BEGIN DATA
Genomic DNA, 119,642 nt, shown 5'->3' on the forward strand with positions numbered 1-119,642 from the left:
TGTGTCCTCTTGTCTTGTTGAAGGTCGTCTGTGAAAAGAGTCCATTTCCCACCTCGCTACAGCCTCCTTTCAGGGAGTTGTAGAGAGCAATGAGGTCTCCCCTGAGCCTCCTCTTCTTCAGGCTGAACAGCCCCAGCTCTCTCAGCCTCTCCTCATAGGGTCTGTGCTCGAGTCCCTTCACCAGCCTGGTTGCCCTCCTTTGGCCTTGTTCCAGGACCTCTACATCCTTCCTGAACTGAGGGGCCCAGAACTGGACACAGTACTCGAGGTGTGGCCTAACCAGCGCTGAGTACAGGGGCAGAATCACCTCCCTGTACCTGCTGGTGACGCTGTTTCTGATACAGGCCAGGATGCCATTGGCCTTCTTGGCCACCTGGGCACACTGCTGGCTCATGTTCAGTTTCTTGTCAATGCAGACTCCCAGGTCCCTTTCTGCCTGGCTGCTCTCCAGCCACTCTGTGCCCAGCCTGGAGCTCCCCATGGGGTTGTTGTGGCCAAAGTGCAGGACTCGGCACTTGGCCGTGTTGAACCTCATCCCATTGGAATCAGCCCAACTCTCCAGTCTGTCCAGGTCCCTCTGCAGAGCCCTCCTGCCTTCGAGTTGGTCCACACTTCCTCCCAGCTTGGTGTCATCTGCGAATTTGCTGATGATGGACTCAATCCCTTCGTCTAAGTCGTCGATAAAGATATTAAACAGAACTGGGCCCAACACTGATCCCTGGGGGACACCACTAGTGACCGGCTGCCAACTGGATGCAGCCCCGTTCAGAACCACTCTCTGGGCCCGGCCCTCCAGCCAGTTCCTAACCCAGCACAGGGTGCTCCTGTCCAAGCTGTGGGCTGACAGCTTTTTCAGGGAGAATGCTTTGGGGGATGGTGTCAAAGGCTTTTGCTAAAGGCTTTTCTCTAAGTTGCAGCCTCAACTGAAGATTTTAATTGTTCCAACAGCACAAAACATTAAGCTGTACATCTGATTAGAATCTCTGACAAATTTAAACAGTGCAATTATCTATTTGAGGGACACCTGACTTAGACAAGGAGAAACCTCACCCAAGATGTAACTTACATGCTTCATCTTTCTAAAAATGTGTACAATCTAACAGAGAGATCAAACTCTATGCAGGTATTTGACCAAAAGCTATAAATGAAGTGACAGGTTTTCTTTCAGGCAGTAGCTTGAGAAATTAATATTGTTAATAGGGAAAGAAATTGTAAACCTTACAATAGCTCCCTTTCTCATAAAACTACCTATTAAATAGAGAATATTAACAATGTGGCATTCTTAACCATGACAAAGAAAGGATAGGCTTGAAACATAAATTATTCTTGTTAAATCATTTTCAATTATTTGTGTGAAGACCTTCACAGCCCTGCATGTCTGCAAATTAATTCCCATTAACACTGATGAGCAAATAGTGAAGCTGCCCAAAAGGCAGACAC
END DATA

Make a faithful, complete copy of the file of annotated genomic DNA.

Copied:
Genomic DNA, 119,642 nt, shown 5'->3' on the forward strand with positions numbered 1-119,642 from the left:
TGTGTCCTCTTGTCTTGTTGAAGGTCGTCTGTGAAAAGAGTCCATTTCCCACCTCGCTACAGCCTCCTTTCAGGGAGTTGTAGAGAGCAATGAGGTCTCCCCTGAGCCTCCTCTTCTTCAGGCTGAACAGCCCCAGCTCTCTCAGCCTCTCCTCATAGGGTCTGTGCTCGAGTCCCTTCACCAGCCTGGTTGCCCTCCTTTGGCCTTGTTCCAGGACCTCTACATCCTTCCTGAACTGAGGGGCCCAGAACTGGACACAGTACTCGAGGTGTGGCCTAACCAGCGCTGAGTACAGGGGCAGAATCACCTCCCTGTACCTGCTGGTGACGCTGTTTCTGATACAGGCCAGGATGCCATTGGCCTTCTTGGCCACCTGGGCACACTGCTGGCTCATGTTCAGTTTCTTGTCAATGCAGACTCCCAGGTCCCTTTCTGCCTGGCTGCTCTCCAGCCACTCTGTGCCCAGCCTGGAGCTCCCCATGGGGTTGTTGTGGCCAAAGTGCAGGACTCGGCACTTGGCCGTGTTGAACCTCATCCCATTGGAATCAGCCCAACTCTCCAGTCTGTCCAGGTCCCTCTGCAGAGCCCTCCTGCCTTCGAGTTGGTCCACACTTCCTCCCAGCTTGGTGTCATCTGCGAATTTGCTGATGATGGACTCAATCCCTTCGTCTAAGTCGTCGATAAAGATATTAAACAGAACTGGGCCCAACACTGATCCCTGGGGGACACCACTAGTGACCGGCTGCCAACTGGATGCAGCCCCGTTCAGAACCACTCTCTGGGCCCGGCCCTCCAGCCAGTTCCTAACCCAGCACAGGGTGCTCCTGTCCAAGCTGTGGGCTGACAGCTTTTTCAGGGAGAATGCTTTGGGGGATGGTGTCAAAGGCTTTTGCTAAAGGCTTTTCTCTAAGTTGCAGCCTCAACTGAAGATTTTAATTGTTCCAACAGCACAAAACATTAAGCTGTACATCTGATTAGAATCTCTGACAAATTTAAACAGTGCAATTATCTATTTGAGGGACACCTGACTTAGACAAGGAGAAACCTCACCCAAGATGTAACTTACATGCTTCATCTTTCTAAAAATGTGTACAATCTAACAGAGAGATCAAACTCTATGCAGGTATTTGACCAAAAGCTATAAATGAAGTGACAGGTTTTCTTTCAGGCAGTAGCTTGAGAAATTAATATTGTTAATAGGGAAAGAAATTGTAAACCTTACAATAGCTCCCTTTCTCATAAAACTACCTATTAAATAGAGAATATTAACAATGTGGCATTCTTAACCATGACAAAGAAAGGATAGGCTTGAAACATAAATTATTCTTGTTAAATCATTTTCAATTATTTGTGTGAAGACCTTCACAGCCCTGCATGTCTGCAAATTAATTCCCATTAACACTGATGAGCAAATAGTGAAGCTGCCCAAAAGGCAGACAC